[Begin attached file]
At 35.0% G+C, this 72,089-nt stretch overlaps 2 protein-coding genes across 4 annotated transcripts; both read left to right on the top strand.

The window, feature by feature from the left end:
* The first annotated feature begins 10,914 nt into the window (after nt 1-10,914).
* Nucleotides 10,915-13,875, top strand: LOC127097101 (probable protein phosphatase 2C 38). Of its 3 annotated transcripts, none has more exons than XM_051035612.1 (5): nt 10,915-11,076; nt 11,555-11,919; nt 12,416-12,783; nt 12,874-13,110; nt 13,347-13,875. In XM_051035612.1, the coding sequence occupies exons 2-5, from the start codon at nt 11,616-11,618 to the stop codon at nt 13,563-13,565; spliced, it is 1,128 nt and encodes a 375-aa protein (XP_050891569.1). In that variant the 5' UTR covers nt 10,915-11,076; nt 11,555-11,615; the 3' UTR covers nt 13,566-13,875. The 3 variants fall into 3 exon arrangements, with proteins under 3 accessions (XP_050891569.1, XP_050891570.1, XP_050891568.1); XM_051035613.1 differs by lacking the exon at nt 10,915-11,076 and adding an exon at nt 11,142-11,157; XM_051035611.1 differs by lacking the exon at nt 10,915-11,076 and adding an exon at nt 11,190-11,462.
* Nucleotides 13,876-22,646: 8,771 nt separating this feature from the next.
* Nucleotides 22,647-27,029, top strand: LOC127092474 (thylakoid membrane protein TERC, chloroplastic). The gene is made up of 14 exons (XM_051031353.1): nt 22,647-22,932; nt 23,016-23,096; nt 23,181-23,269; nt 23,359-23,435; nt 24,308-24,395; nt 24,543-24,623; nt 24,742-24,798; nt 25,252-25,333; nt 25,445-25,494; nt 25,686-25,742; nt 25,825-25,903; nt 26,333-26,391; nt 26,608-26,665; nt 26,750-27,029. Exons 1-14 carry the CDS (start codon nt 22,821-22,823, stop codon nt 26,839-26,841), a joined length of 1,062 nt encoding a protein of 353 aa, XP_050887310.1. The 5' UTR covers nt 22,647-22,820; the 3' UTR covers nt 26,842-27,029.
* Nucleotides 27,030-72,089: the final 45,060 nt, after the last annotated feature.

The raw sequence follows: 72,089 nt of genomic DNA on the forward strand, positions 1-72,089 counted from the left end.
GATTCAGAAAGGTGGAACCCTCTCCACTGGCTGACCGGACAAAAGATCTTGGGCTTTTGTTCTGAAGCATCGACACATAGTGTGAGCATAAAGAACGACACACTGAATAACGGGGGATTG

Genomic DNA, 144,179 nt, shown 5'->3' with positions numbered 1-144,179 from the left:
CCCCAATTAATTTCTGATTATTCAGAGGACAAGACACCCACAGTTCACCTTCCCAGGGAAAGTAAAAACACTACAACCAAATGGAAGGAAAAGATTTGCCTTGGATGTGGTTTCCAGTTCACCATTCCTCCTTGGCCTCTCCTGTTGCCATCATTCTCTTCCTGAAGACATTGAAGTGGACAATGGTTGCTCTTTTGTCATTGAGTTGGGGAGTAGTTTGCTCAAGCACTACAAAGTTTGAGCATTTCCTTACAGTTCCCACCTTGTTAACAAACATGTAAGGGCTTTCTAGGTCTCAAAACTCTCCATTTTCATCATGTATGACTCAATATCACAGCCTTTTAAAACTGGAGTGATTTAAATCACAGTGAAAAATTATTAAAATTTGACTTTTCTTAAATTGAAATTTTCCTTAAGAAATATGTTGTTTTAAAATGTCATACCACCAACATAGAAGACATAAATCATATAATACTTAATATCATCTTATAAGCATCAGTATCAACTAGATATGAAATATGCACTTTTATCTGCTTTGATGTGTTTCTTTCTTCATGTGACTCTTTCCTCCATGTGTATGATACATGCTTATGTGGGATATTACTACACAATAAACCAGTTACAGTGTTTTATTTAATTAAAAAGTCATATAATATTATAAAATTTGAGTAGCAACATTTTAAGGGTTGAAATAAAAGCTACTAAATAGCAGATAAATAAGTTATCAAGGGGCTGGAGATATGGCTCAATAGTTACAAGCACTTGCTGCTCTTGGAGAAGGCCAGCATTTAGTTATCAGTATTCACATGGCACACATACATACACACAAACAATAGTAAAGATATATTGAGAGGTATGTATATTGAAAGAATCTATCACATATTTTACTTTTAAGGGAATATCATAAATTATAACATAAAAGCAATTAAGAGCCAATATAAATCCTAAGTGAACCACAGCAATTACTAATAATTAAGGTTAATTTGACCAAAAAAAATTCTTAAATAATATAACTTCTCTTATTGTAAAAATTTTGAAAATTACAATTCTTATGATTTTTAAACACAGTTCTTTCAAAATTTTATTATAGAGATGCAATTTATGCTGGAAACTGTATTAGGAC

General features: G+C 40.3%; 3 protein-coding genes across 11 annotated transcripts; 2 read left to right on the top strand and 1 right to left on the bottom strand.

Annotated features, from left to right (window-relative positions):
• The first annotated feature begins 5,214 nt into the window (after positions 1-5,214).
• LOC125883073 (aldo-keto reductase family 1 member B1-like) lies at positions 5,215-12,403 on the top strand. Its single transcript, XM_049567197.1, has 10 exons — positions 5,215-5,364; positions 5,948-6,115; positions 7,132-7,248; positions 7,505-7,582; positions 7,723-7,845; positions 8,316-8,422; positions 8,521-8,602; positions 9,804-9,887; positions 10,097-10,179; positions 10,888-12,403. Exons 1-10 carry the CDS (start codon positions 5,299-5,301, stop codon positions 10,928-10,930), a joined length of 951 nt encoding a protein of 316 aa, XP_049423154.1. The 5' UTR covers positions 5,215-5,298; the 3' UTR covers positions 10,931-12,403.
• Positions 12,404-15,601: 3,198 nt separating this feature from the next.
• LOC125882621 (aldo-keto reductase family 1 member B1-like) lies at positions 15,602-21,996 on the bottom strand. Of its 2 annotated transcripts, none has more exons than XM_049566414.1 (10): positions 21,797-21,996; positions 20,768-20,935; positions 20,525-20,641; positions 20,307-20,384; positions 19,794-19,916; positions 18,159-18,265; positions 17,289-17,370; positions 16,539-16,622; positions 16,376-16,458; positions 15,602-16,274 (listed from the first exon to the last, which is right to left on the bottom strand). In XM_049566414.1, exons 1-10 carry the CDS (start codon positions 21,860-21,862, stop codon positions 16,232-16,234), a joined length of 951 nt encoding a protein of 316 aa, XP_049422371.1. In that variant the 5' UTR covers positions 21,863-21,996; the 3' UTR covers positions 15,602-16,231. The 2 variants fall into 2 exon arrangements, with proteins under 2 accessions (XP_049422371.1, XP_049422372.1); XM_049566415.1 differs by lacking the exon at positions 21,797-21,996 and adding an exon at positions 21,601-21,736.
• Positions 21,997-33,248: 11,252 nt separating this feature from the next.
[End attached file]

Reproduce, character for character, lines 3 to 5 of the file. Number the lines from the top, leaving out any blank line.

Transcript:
* The first annotated feature begins 10,914 nt into the window (after nt 1-10,914).
* Nucleotides 10,915-13,875, top strand: LOC127097101 (probable protein phosphatase 2C 38). Of its 3 annotated transcripts, none has more exons than XM_051035612.1 (5): nt 10,915-11,076; nt 11,555-11,919; nt 12,416-12,783; nt 12,874-13,110; nt 13,347-13,875. In XM_051035612.1, the coding sequence occupies exons 2-5, from the start codon at nt 11,616-11,618 to the stop codon at nt 13,563-13,565; spliced, it is 1,128 nt and encodes a 375-aa protein (XP_050891569.1). In that variant the 5' UTR covers nt 10,915-11,076; nt 11,555-11,615; the 3' UTR covers nt 13,566-13,875. The 3 variants fall into 3 exon arrangements, with proteins under 3 accessions (XP_050891569.1, XP_050891570.1, XP_050891568.1); XM_051035613.1 differs by lacking the exon at nt 10,915-11,076 and adding an exon at nt 11,142-11,157; XM_051035611.1 differs by lacking the exon at nt 10,915-11,076 and adding an exon at nt 11,190-11,462.
* Nucleotides 13,876-22,646: 8,771 nt separating this feature from the next.